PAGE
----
Thursday Doors in Montenegro

Today our ship is in port in Montenegro and I thought I would share some doors from Budva, on the Adriatic Riviera, one of our first stops in Montenegro.  Budva is about 28 miles south of Kotor and is a big tourist attraction because of the beautiful beaches, night life, restaurants and the preserved Old Town. My previous  post shows a map so you can see exactly where Montenegro is and a little about getting to Budva.  Budva is 2,500 years old, which makes it one of the oldest settlements on the Adriatic coast, and currently is inhabited by 14,000 people. But, I want you to know some of Budva’s history, so here goes. There will be a quiz at the end…………ha ha! Budva was first inhabited by Bouthoe, a Greek, who found shelter with his wife here. Greek colonization started here in the 4th century BC. By the 2nd century BC, the Romans had arrived. By the 6th century the Byzantines and Slavs were mixing with the Roman population. In 841, the city was sacked by the Muslims. In the Middle Ages, Budva was reigned by the Roman Catholic Diocese of Budva. The Venetians ruled from 1420 to 1797.  Venetians built the fortified walls around Budua, as it was known then, to defend against the Ottomans. Until the 19th century most of the population here spoke Venetian. The Republic of Venice fell in 1797 and rule came under the Habsburg Monarchy. During the Napoleonic Wars, Montenegro allied with the Russians, only to relinquish the city to France. In 1813, Budva was ceded to the Austrian Empire and remained so for the next 100 years. At the end of WWI, Budva remained under Austria-Hungary. Then the Serbian army entered Budva and it came under the Kingdom of Yugoslavia. During WW2, Budva was annexed by the Kingdom of Italy, but was liberated in 1944 and incorporated into the Socialist Republic of Montenegro, which was part of the Socialist Federal Republic of Yugoslavia. AND finally, ta da, Montenegro became an independent country in 2006! I bet they were so glad!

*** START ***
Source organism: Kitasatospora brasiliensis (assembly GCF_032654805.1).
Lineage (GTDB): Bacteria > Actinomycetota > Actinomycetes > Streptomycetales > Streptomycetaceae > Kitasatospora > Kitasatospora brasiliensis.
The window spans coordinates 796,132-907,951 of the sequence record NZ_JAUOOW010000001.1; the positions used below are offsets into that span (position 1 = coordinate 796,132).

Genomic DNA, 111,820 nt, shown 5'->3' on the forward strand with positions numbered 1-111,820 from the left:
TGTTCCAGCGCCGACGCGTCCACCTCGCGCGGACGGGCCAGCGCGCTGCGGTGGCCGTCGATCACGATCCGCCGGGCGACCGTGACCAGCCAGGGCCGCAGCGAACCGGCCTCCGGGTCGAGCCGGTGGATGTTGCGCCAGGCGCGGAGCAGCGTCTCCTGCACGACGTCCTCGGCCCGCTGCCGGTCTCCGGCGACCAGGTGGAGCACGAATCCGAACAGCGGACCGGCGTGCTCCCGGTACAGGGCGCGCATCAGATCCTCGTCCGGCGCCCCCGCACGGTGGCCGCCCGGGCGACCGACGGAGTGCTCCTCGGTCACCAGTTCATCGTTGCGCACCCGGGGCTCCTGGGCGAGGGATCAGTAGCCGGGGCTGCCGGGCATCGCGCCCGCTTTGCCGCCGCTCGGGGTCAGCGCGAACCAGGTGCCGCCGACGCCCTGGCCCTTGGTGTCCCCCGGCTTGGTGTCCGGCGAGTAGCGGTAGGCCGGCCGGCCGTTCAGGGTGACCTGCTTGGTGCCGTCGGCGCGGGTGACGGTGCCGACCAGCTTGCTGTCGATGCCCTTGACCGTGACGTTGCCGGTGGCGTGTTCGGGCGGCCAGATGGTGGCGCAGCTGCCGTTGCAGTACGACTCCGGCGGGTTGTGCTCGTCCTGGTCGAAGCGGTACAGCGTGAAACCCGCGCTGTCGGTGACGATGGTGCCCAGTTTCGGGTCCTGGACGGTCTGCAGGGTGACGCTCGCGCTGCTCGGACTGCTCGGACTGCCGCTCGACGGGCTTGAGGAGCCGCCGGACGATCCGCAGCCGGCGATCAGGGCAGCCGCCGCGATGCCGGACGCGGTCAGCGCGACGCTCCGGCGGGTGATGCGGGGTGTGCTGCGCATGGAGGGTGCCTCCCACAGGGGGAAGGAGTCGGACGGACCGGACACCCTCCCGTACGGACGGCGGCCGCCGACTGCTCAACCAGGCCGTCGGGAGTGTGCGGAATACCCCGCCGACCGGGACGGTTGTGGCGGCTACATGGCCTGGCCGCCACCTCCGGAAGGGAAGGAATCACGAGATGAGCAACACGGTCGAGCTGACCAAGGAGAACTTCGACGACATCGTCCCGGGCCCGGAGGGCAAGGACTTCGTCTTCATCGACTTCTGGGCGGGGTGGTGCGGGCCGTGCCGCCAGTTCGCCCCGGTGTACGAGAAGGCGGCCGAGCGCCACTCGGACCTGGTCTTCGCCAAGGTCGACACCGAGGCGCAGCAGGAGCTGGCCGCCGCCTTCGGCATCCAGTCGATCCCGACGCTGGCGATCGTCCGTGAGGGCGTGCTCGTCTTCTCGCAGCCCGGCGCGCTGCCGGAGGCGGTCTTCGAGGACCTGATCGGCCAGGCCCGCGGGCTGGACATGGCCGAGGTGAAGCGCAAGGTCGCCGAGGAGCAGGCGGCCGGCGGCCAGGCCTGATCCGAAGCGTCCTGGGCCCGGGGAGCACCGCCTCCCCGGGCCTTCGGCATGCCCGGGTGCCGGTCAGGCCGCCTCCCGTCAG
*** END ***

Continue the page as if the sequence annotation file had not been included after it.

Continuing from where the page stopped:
Here are the remaining outer protection walls of Budva today.

Budva, Montenegro
Budva, Montenegro

There are also remnants of the past, scattered outside the fortifications and they have been preserved.

Budva, Montenegro
Budva, Montenegro

Here is the first door!

Budva, Montenegro

The next door is a way. This archway leads into the Old Town within the fortifications……………..

Budva, Montenegro

There are very narrow streets here………

Budva, Montenegro

with lovely doors. One must look up and all around to take it all in………..

Budva, Montenegro
Budva, Montenegro

Here is one of the entryways to the Citadel.

Budva, Montenegro
Budva, Montenegro

Budva is chock full of restaurants……this was one of my favorites.

Budva, Montenegro
Budva, Montenegro

Our last few doors are here and there and taken at different angles……

Budva, Montenegro
Budva, Montenegro

I hope you enjoyed our short stroll through Budva! Next. we are headed back to Kotar to explore there, before getting back on the ship. I am glad we came to this beautiful country and I wish them well! They have been through a lot!

For Your Info, the language spoken here now is Montenegrin, a version of Serbo-Croatian!

Have a great door week! Look here to see what others are doing for Norm’s Doors!

It’s easy to do Norm’s Doors. Photograph some doors and post them to Thursday Doors on Thursday!

PS All photos were taken on our IPhones this year……..we are traveling lighter!

4 Comments Add yours

  1. Norm 2.0 says:

    Wow, what great shots. You can feel the rich history of the place just through the old buildings and narrow pathways. It must be a special place to visit. Thanks for the tour 🙂

    Like

  2. Your Welcome, Norm! I have gotten WAY behind with my posts due to my surgery on my spine! But, I will catch up, hopefully, before my next big trip!

    Like

  3. Sherry Felix says:

    Lovely ancient place and history. Hope the surgery was a success.

    Like

  4. slfinnell says:

    I always think of volcanoes erupting when this country is mentioned. Nice to see the other sites from there.

    Like

Leave a Reply

Fill in your details below or click an icon to log in:

WordPress.com Logo

You are commenting using your WordPress.com account. Log Out /  Change )

Google+ photo

You are commenting using your Google+ account. Log Out /  Change )

Twitter picture

You are commenting using your Twitter account. Log Out /  Change )

Facebook photo

You are commenting using your Facebook account. Log Out /  Change )

Connecting to %s

This site uses Akismet to reduce spam. Learn how your comment data is processed.